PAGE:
On Monday, we featured a Systemic Failure post about FRA regulations in our morning round-up from the Streetsblog Network. Systemic Failure indicated — and Streetsblog repeated — that the FRA was unwilling to change its rules to allow Amtrak to use “off-the-shelf” trainsets and other equipment.
The Systemic Failure post consists almost entirely of the FRA’s own words, from its final rule on high-speed safety standards. Still, FRA says we got it wrong.
In an email statement yesterday, agency spokesperson Kevin Thompson said:
The FRA and Amtrak are working very closely and cooperatively with each other and worldwide train manufactures through the Rail Safety Advisory Committee (RSAC) to achieve a consensus on safety design standards. There is unanimous consensus on the path forward with all of our stakeholders, including Amtrak, all international railcar manufacturers and other partners. Together through the RSAC process we are writing safety standards will allow proven trainsets used in other countries to operate in the U.S. market. Our process is and has always been a fluid and iterative process. Collectively, our goal is to establish and implement safety standards that are appropriate for U.S. operating environments so that passengers, employees and communities along rail routes are and remain safe.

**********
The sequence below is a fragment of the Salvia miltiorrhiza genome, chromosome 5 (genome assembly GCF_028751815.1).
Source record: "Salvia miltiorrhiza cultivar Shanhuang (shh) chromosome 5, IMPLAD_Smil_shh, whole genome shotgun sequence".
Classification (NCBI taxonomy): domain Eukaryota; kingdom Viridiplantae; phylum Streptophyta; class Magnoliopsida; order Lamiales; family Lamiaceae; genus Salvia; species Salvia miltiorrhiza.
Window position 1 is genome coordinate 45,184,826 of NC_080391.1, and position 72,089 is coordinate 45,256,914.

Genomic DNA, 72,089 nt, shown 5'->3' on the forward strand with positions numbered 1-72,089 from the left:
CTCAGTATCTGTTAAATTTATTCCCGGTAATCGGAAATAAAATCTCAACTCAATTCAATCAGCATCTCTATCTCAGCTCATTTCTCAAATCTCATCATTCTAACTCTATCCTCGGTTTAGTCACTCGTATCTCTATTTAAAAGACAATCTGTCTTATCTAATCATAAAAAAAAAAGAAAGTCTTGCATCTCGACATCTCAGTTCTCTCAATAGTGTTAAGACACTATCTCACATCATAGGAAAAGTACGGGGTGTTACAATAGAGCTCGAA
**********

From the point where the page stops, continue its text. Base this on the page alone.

It’s hard to reconcile this with the agency’s final rule refusing to change the previous rule that resulted in expensive, custom-made Acela trains, but it’s good to hear from FRA that the agency is working toward a solution that might lower costs. Still, “proven trainsets used in other countries” could mean many things. Readers, are you reassured?